Page:Southern Historical Society Papers volume 17.djvu/16
Southern Historical Society Papers.
table-fork, bend the point of the other prong, and with it elevate the bone in depressed fracture of the skull and save life. Long before he knew the use of the porcelain-tipped probe for finding bullets, I have seen him use a piece of soft pine wood and bring it out of the wound marked by the leaden ball. Years before we were formally told of Nélaton's method of inverting the body in chloroform narcosis, I have seen it practiced by the Confederate Surgeon. Many a time I have seen the foot of the operating-table raised to let the blood go, by gravitation, to the patient's head, when death from chloroform was imminent, and I will add that, in the corps to which I was attached, chloroform was given over 28,000 times, and no death was ever ascribed to its use. Many of the medical officers of this corps were wounded or killed on the field. One, I saw fall at Strasburg, amid the cheers of soldiers at the evidence he gave of devotion to duty. Another, at Sharpsburg, facing an assault before which even veterans quailed and fled, and a third I found upon the bloody field of Cold Harbor dying with a shell-wound through his side. As I knelt down beside him and told him his wound was mortal, he answered, "I am no more afraid to die than I was afraid to do my duty." They were splendid specimens of a noble race—a race whose achievements astonished the world and wrung from the foe himself a full measure of praise. During the terrible six days which followed the retreat of our army from Richmond, the medical men, by their unswerving devotion to duty and cheerful support, contributed no little to inspire the heroism which turned our defeat into honor, and made Appomattox one of the proudest memories of the war.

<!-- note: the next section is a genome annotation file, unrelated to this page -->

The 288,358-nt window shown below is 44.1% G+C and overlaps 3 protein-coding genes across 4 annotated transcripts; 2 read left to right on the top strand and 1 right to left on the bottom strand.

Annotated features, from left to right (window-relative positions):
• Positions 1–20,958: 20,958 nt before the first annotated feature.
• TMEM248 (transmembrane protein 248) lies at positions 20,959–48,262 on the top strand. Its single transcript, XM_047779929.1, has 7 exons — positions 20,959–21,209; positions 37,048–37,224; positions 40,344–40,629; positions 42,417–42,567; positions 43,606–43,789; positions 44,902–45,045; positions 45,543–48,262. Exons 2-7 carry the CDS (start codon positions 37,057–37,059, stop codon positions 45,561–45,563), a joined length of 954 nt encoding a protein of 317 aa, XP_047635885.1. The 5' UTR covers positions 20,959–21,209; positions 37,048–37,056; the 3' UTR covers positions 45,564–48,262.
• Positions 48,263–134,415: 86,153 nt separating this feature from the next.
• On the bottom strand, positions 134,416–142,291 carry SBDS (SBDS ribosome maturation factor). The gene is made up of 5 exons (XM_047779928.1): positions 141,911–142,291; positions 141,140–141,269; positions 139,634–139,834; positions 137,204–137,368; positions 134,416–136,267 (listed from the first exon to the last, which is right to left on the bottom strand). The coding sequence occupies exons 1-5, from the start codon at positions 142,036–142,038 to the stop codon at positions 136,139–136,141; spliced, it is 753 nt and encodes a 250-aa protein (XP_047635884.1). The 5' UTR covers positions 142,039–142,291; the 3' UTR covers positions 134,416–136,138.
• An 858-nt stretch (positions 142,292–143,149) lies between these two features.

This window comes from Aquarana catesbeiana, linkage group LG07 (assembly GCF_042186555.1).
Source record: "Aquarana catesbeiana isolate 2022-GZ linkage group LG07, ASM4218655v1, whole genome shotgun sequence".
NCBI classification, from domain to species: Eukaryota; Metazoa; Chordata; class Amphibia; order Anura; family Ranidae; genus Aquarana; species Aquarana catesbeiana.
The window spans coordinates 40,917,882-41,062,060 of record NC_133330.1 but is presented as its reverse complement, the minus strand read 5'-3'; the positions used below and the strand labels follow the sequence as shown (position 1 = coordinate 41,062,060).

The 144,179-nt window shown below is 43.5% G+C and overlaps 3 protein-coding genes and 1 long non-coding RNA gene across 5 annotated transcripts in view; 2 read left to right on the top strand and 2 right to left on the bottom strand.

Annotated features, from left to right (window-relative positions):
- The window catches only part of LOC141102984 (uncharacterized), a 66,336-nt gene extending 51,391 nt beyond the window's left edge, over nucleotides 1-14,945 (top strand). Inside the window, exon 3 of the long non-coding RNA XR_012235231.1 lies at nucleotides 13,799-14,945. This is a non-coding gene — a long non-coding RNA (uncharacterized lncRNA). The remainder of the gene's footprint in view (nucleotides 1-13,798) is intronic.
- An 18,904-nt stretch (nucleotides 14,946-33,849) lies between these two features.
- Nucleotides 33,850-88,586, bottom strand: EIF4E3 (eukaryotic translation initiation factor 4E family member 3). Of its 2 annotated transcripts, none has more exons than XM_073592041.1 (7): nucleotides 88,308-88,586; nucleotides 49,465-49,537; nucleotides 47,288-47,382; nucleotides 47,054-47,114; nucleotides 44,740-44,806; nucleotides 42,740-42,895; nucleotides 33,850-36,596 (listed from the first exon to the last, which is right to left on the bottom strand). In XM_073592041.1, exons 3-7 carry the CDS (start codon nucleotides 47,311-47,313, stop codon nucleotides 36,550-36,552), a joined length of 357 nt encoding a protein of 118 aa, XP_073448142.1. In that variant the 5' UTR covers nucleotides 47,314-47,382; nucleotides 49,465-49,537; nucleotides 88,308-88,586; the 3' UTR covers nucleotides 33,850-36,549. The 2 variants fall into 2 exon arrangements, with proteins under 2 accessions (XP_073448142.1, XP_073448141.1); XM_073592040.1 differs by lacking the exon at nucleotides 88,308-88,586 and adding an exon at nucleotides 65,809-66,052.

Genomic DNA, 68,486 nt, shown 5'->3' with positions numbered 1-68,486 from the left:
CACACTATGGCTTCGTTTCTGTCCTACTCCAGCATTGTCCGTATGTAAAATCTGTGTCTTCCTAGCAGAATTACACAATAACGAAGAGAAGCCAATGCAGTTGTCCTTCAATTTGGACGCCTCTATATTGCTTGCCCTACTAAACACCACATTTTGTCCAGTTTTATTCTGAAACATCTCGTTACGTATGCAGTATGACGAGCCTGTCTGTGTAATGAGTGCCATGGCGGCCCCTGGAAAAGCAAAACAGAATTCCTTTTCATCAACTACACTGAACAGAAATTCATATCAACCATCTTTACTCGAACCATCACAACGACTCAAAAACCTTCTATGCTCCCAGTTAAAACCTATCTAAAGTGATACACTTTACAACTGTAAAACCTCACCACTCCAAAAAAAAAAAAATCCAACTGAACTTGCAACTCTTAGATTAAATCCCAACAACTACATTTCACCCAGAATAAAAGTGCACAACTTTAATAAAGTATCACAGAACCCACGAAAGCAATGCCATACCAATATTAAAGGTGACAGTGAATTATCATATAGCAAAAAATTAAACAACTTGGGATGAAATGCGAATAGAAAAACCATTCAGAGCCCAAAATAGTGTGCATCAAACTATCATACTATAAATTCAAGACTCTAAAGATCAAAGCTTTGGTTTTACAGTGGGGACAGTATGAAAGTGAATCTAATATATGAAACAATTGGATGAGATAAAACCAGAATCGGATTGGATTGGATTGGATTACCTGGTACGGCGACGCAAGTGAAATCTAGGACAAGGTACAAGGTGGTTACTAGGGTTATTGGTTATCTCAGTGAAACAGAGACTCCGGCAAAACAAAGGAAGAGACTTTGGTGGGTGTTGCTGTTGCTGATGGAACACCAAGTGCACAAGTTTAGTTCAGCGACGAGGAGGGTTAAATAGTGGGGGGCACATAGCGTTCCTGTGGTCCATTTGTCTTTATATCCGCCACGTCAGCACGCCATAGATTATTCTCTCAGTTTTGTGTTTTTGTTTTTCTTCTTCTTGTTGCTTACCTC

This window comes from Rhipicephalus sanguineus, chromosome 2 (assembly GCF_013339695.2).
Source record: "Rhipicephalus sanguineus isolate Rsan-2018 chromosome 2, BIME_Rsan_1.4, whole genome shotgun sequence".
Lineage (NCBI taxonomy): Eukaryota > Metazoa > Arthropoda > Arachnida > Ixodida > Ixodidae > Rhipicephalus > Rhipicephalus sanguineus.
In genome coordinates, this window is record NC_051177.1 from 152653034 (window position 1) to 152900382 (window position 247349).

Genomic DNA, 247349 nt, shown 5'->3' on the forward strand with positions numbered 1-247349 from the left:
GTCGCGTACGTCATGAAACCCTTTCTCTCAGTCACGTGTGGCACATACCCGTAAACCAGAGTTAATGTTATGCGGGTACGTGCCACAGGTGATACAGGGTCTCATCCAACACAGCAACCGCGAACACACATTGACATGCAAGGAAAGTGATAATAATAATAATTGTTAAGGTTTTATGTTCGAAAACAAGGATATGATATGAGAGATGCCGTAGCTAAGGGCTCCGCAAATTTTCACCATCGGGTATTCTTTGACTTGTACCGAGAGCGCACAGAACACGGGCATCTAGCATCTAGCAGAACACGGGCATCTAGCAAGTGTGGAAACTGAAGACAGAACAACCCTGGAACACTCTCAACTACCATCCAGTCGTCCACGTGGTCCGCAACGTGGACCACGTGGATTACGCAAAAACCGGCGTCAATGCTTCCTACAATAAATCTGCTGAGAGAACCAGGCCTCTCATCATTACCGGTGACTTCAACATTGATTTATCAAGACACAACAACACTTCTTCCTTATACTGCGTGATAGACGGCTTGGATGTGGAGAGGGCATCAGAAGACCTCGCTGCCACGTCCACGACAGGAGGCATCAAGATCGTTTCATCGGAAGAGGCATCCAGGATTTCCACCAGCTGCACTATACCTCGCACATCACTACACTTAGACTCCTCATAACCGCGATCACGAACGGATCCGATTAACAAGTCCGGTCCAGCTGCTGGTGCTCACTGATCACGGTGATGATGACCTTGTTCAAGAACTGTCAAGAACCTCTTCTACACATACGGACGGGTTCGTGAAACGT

The social condition of the South, while it offered unusual and rare advantages to her sons generally, denied to the medical men, save in exceptional instances, the opportunities which were conducive to the progress and development of medicine. This peculiar Society gave to them, however, boldness of thought, independence in investigation, and they possessed the courage of their convictions; they thought well and they thought clearly; they fought their way into position at every leading medical centre in the country. Many of them started life in small towns or rural districts; and after testing their strength and gaining the confidence born of experience, they generally moved to the larger cities, North or South. Is it more than necessary to mention Frick, Goodman and Smith, of Maryland; Hartshorne, Chapman, Horner, Mitchell, Mutter, and J. L. Cabell, of Virginia; Jones, Chas. Caldwell and Dickson, of North.